Procter & Gamble faces disruption from a number of angles, but its CEO believes a focus on innovation, spotting fast growth areas and an increasing focus on ecommerce can help it weather the storm.
“We are structuring an organisation and building a culture that continues to put us in front of change, riding the wave of this dynamic environment versus being hit by it,” said CEO David Taylor, speaking on an analyst call this afternoon following its full-year results. “We will be the disruptors in our industry.”
Taylor pointed to ecommerce as a particular area of growth, saying he is “pleased” with the progress of the business especially in the US, China and Europe. Across the business, online sales are growing by 30% annually and now make up 7% of global sales, or $4.5bn in revenues.
That growth also hasn’t hit profit margins, he claimed. While he admitted the situation “varies widely” depending on category and country, he said market share in ecommerce is “roughly equal to offline”, as is profit margin.
He added: “We go where shoppers want to go and we ensure we have brands available [wherever that is].”
Innovation and the growth of ‘natural’
That doesn’t mean P&G hasn’t been caught by surprise by some disruptors. He admitted the company has had to be “much more attentive” in supporting its shaving business both online and offline following the success of direct-to-consumer brands such as Harry’s and Dollar Shave Club (which is now owned by Unilever).
And he made clear male grooming would continue to be an area of focus and investment.
He explained: “The interventions we’ve made clearly have made a difference. We’ve got our eyes very wide open when it comes to Harry’s and we’re being much more attentive in supporting the [shaving] business online and offline.
“We clearly have the superior products, we clearly have the ladder that gives us the tools to win. And now that we’re putting innovation in the mid and premium tier, we’re well positioned to grow the business.”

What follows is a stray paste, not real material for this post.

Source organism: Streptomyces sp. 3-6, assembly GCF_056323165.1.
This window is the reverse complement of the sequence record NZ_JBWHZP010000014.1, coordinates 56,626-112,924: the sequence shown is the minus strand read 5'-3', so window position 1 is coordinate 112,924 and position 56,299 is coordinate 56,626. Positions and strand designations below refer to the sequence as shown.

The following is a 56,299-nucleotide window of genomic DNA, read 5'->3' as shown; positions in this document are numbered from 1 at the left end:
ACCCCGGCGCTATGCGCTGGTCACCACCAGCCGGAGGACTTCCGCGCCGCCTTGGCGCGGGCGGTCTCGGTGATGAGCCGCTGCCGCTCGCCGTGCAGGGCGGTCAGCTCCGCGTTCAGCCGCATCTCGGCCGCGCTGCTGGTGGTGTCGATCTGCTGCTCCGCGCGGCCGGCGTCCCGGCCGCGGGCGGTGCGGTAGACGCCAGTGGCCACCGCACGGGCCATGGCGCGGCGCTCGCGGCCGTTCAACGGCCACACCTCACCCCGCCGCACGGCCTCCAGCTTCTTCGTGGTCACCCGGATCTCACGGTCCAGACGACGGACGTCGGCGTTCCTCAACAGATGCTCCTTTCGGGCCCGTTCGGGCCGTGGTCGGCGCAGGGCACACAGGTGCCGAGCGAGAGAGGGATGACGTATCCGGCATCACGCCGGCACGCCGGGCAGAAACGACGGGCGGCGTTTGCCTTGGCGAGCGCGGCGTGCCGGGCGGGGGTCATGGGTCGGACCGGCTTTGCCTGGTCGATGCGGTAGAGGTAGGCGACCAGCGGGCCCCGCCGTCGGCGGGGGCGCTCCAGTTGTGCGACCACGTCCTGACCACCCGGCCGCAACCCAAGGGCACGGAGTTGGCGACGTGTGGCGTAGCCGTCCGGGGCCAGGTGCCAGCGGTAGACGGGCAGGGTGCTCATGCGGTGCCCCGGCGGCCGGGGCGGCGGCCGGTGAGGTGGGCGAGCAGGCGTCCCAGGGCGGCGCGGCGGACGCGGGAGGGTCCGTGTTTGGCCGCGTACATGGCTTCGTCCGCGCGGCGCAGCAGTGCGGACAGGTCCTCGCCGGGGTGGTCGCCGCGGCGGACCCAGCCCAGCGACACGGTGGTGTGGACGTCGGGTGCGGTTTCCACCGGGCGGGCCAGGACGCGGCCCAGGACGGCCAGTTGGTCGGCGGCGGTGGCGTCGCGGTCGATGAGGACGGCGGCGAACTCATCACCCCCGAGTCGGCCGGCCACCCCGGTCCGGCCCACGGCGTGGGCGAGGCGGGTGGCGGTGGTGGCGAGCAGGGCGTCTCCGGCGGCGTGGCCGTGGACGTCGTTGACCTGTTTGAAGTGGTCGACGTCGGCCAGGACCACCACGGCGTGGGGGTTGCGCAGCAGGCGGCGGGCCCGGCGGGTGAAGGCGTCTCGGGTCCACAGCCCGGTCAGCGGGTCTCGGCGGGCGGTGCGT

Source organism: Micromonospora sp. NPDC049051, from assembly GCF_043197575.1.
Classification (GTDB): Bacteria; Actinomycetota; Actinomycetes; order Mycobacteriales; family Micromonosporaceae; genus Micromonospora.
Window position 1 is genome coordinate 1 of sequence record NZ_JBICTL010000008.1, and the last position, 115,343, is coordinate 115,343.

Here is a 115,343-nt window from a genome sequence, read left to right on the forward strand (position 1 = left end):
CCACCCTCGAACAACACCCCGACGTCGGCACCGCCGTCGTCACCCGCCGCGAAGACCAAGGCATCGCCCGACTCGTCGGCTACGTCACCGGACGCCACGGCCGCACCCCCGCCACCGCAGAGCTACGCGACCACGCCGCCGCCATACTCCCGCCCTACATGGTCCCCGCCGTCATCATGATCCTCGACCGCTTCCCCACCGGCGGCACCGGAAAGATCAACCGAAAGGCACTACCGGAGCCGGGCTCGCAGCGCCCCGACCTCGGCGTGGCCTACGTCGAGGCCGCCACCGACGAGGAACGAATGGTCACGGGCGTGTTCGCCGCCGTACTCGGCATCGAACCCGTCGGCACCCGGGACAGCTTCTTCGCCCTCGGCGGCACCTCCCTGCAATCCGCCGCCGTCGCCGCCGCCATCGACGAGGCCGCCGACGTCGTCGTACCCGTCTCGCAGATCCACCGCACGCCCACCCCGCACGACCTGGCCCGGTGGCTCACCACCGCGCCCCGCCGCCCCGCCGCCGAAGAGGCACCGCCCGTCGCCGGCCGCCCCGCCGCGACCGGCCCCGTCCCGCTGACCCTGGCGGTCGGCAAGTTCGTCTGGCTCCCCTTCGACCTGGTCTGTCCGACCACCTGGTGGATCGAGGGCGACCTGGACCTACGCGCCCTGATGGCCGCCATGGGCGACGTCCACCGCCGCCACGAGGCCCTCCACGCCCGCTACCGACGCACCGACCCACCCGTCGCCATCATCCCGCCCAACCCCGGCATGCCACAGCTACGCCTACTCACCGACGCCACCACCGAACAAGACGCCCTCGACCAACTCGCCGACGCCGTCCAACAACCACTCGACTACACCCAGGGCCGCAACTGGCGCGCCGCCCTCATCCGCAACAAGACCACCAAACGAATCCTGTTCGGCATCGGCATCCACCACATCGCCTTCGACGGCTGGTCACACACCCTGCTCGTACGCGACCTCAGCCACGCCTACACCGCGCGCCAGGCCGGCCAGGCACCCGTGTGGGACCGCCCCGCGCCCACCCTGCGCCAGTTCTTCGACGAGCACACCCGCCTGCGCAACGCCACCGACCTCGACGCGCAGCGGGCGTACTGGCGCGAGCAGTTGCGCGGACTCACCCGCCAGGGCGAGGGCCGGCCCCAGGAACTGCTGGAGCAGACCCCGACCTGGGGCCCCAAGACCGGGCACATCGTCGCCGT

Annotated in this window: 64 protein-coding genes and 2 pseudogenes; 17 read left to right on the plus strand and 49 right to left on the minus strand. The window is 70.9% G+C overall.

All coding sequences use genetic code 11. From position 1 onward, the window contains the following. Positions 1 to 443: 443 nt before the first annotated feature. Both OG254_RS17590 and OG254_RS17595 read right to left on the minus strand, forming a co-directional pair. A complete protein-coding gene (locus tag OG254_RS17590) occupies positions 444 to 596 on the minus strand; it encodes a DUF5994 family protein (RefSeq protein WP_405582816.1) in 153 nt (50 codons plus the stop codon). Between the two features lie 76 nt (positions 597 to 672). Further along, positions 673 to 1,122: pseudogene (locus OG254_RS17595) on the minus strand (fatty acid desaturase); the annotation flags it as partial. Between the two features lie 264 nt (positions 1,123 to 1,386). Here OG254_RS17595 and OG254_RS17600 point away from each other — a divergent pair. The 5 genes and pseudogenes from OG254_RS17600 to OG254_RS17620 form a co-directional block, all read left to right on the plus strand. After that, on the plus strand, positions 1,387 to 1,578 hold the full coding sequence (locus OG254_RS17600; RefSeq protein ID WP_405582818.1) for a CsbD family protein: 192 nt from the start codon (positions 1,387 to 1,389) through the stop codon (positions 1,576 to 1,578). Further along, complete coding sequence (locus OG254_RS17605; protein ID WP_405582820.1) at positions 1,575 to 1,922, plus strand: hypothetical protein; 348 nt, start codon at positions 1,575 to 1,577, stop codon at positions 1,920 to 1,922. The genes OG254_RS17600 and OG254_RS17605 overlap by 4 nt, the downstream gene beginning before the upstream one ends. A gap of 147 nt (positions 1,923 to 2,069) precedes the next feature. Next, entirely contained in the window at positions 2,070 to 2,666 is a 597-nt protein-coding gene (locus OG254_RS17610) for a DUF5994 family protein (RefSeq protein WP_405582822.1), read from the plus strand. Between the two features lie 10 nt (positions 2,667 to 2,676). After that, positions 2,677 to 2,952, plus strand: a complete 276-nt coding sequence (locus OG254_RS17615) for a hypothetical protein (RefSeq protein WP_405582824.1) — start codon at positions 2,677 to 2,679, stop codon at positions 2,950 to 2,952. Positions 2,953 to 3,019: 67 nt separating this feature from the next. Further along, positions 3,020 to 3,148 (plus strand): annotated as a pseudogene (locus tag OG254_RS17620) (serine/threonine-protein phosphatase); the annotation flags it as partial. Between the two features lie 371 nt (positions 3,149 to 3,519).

P&G also sees an opportunity in ‘natural products’, with the company now offering natural and environmentally-friendly products in nearly every category in a bid to address consumers needs. Natural sales quadrupled in 2018 and P&G predicts they will double again in the next year.
Most notably Pampers Pure Protection was introduced and P&G bought the brand Native, a natural deodorant. “We are committed to winning [in naturals] and the biggest part of that growth is coming from organic innovation from existing brands,” said Taylor.
That organic innovation was born out of “every brand deeply understanding consumers” although Taylor admitted bringing products to market had “taken time in some cases because we want to solve the trade-off between either free-of or full-of, depending on how it’s expressed in each market benefit, as well as with the core functional benefit of the category.”
And while P&G hope its own innovations can boost growth, it is also acquiring brands in high-growth areas, four years after the FMCG giant revealed plans to nearly half its brands.
Taylor said: “We’re not looking to proliferate a tonne of brands. We want to grow big brands and plant seeds in high growth areas either organically or buy buying.”
However, that growth is still hard to come by. P&G reported disappointing results for the year to 30 June, with net income declining 3% from a year ago to $9.86bn. The company is expecting modest growth in this fiscal year.